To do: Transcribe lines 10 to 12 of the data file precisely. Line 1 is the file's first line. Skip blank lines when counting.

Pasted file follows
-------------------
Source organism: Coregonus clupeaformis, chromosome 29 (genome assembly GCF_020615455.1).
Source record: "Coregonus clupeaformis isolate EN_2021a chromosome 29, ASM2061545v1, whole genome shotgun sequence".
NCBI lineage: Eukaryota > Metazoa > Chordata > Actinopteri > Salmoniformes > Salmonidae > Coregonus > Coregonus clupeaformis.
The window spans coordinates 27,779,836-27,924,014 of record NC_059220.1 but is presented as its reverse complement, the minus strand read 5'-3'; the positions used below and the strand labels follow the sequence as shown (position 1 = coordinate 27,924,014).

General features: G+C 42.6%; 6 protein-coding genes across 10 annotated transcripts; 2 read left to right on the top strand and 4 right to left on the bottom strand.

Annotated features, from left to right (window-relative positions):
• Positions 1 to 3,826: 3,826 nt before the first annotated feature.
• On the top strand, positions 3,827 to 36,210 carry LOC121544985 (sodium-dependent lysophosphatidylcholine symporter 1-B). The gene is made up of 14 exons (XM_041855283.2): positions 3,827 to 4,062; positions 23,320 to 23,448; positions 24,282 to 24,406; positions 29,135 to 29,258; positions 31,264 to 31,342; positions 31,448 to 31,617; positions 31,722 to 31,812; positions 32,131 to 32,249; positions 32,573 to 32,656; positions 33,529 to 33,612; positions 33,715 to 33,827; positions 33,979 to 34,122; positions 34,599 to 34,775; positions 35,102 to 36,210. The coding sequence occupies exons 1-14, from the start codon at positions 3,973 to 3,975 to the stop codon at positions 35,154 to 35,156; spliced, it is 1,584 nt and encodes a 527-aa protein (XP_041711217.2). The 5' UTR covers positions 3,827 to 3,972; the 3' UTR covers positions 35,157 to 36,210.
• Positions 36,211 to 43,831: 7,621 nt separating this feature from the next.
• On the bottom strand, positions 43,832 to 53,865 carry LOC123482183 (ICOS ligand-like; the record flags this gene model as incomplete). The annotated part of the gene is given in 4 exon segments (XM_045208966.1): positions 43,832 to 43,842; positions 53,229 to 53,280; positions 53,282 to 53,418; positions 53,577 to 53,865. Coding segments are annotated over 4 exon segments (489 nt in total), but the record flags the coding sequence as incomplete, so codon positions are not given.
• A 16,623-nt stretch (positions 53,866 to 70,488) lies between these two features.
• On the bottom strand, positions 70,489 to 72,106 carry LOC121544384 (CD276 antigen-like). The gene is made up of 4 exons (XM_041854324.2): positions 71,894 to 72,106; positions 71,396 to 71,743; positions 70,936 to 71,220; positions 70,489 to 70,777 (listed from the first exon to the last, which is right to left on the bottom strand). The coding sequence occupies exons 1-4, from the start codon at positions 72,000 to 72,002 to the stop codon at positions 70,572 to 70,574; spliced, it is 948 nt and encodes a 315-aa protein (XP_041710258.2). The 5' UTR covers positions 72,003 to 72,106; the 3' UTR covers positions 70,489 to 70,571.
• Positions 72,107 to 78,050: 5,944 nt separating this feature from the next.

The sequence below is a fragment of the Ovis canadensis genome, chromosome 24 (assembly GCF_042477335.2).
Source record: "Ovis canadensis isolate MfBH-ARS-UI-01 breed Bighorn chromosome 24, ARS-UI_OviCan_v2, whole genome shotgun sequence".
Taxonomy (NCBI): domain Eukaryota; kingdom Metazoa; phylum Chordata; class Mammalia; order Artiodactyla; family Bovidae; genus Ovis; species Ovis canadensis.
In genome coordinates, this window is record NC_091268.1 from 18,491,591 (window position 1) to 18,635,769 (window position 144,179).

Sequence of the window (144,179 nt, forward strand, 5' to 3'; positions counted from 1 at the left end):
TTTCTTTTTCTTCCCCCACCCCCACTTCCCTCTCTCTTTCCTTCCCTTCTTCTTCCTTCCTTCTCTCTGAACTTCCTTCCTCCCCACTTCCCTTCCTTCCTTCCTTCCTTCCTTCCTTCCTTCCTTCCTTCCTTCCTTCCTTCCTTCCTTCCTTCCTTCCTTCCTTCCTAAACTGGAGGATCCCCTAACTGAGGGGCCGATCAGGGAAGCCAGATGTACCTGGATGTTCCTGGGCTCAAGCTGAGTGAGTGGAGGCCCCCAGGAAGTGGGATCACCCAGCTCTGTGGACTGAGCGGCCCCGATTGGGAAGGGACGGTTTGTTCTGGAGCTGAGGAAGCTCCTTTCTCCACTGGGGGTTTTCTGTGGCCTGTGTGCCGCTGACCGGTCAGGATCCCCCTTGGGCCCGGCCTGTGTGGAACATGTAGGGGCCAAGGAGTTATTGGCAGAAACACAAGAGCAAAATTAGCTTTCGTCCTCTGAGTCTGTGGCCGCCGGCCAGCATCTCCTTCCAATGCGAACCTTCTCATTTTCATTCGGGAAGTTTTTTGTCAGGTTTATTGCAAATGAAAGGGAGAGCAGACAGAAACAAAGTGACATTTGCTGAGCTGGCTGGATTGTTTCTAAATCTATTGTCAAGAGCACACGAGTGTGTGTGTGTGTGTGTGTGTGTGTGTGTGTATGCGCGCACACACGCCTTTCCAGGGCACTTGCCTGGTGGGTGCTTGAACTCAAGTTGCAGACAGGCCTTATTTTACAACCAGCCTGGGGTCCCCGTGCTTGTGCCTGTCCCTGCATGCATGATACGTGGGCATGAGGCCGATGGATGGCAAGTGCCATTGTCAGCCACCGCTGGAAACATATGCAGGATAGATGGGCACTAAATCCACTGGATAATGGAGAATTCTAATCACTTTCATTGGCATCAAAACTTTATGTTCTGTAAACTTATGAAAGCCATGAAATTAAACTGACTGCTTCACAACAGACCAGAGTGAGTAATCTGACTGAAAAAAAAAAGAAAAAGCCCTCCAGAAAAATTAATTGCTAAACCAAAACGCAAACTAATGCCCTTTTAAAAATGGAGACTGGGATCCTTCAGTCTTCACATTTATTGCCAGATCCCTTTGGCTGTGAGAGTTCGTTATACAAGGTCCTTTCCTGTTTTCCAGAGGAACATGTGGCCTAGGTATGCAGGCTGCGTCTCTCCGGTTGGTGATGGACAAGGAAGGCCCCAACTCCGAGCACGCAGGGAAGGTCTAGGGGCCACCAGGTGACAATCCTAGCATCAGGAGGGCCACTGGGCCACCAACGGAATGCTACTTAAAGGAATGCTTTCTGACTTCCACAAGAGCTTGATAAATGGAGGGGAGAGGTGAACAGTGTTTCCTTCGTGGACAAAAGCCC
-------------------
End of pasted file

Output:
• On the bottom strand, positions 43,832 to 53,865 carry LOC123482183 (ICOS ligand-like; the record flags this gene model as incomplete). The annotated part of the gene is given in 4 exon segments (XM_045208966.1): positions 43,832 to 43,842; positions 53,229 to 53,280; positions 53,282 to 53,418; positions 53,577 to 53,865. Coding segments are annotated over 4 exon segments (489 nt in total), but the record flags the coding sequence as incomplete, so codon positions are not given.
• A 16,623-nt stretch (positions 53,866 to 70,488) lies between these two features.
• On the bottom strand, positions 70,489 to 72,106 carry LOC121544384 (CD276 antigen-like). The gene is made up of 4 exons (XM_041854324.2): positions 71,894 to 72,106; positions 71,396 to 71,743; positions 70,936 to 71,220; positions 70,489 to 70,777 (listed from the first exon to the last, which is right to left on the bottom strand). The coding sequence occupies exons 1-4, from the start codon at positions 72,000 to 72,002 to the stop codon at positions 70,572 to 70,574; spliced, it is 948 nt and encodes a 315-aa protein (XP_041710258.2). The 5' UTR covers positions 72,003 to 72,106; the 3' UTR covers positions 70,489 to 70,571.